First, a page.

Watch Autoblog's coverage of the GMC press conference at the 2016 North American International Auto Show in Detroit. The automaker unveiled its new 2017 GMC Acadia, and our hosts and editors bring you their uncut reaction.
Considering that crossovers are a rapidly growing portion of the US auto market, it's not surprising to hear that General Motors is preparing to build even more of them. The company is investing $63 million to expand its Lansing Delta Township Assembly plant that builds Lambda platform CUVs like the Chevrolet Traverse, GMC Acadia and Buick Enclave.
In recent years, there have been a lot of dire pronouncements made about Lincoln's future, or a lack thereof. But Ford's premium marque is like the Rocky Balboa of the auto business; every time the company seems ready to go, it comes back for more. Apparently, that dogged persistence is paying off, because the industry analysts at AutoPacific have put a big check in their win column with their newly released 2014 model year vehicle satisfaction survey. And despite recent enmity for its seemingly
With all eyes fixed on General Motors in the wake of the ignition recall debacle, the auto giant has been carefully calling in a wide array of vehicles to fix anything and everything that could prove problematic. Just the other day it issued two separate recalls – one concerning the Cadillac SRX and another its heavy-duty pickups – and now it is issuing another.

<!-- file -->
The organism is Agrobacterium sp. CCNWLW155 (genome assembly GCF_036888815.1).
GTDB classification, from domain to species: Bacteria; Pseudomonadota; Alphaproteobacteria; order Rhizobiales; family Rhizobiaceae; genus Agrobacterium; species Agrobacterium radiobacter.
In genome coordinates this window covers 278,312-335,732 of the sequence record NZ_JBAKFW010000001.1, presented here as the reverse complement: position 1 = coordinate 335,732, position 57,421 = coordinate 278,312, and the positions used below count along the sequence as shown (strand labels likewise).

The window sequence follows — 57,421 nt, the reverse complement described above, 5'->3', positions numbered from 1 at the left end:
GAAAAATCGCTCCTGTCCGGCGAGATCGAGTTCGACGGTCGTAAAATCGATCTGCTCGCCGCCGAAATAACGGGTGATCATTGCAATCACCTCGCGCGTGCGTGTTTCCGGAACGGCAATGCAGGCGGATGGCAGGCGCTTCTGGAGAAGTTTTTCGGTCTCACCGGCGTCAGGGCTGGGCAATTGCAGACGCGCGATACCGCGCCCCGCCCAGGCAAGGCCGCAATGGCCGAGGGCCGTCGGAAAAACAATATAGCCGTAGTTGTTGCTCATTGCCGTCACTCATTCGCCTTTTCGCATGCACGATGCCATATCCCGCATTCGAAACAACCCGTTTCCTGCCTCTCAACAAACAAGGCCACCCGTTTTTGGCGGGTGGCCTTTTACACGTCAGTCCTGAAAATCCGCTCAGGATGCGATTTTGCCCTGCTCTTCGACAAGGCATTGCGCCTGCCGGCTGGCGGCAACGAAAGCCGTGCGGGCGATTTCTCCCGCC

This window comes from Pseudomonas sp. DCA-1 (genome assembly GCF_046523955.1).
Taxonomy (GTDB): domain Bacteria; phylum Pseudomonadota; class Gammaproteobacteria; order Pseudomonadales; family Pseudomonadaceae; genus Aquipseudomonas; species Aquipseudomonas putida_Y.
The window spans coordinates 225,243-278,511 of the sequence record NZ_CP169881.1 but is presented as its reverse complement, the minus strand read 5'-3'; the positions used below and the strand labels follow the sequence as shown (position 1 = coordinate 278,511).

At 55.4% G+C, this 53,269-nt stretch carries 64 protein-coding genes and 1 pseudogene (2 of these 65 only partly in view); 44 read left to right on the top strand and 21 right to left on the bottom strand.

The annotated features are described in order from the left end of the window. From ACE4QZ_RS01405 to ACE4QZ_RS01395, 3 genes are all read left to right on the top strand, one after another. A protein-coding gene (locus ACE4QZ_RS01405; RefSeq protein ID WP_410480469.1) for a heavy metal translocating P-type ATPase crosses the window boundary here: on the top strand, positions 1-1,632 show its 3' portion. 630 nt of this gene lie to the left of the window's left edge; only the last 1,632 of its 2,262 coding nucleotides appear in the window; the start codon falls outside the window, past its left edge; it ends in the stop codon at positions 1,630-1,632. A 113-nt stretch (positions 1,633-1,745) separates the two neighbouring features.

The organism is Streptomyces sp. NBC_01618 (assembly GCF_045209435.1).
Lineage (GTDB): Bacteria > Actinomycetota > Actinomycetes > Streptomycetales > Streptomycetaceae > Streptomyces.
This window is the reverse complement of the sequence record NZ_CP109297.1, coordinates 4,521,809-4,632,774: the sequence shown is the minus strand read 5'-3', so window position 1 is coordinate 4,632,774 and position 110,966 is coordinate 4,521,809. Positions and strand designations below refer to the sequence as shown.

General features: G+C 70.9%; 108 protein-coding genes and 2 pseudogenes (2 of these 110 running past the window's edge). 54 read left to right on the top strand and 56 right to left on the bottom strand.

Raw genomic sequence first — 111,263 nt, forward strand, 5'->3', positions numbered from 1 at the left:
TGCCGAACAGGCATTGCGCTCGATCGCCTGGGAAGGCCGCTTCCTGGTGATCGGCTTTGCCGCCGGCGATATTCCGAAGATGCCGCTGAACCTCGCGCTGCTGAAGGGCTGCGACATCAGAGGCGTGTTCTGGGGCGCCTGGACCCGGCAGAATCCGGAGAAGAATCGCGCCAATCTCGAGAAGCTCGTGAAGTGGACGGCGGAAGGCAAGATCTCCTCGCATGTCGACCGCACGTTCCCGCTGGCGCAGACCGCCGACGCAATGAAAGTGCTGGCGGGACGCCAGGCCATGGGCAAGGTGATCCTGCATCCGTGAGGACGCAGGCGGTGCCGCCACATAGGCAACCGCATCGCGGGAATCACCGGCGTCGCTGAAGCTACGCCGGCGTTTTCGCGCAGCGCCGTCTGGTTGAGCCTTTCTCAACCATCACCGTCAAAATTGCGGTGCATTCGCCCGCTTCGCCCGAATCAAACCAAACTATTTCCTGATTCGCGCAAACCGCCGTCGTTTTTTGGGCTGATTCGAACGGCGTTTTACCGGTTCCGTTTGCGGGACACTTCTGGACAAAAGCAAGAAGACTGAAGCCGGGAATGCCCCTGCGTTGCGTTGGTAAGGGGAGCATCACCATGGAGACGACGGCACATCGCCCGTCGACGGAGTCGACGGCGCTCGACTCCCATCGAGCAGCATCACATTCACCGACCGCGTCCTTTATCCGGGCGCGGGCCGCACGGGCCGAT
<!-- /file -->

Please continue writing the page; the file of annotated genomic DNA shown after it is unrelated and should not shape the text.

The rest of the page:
Slowly but surely, General Motors is learning quite a few lessons from its recent ignition-switch recall fiasco. A recent timeline submitted by the company to the National Highway Traffic Safety Administration showed that it took six years to issue a recent recall on several crossovers.
There are plenty of reasons to appreciate the Chevrolet Traverse, Buick Enclave and GMC Acadia, but it seems that these crossovers have what it takes to wear the title of America's most American vehicle. And who better to determine this than Washington, DC-based American University? Frank DuBois, an associate professor at this university's Kogod School of Business, has come up with a new model for determining which cars have the highest content of US-sourced labor and parts, and he named the Gen
53GM promises new Buick Regal and LaCrosse along with new GMC Canyon, Sierra and Yukon in next 12 months
While Chevrolet and Cadillac are the defining brands for General Motors, Buick and GMC seem to be the middle siblings of the auto giant and, therefore, are often overlooked and underappreciated. This might be changing over the next 12 months, though, as these brands are set to receive nine new or refreshed models in this timeframe.
For those who are interested in the reworked 2013 GMC Acadia, we now know how much you can look forward to forking over. Base MSRP for the 2013 version of the full-size, three-row crossover has been set at $34,875 (*not including a $825 destination charge). If you are interested in the range-topping Denali trim, be prepared to pay $46,770.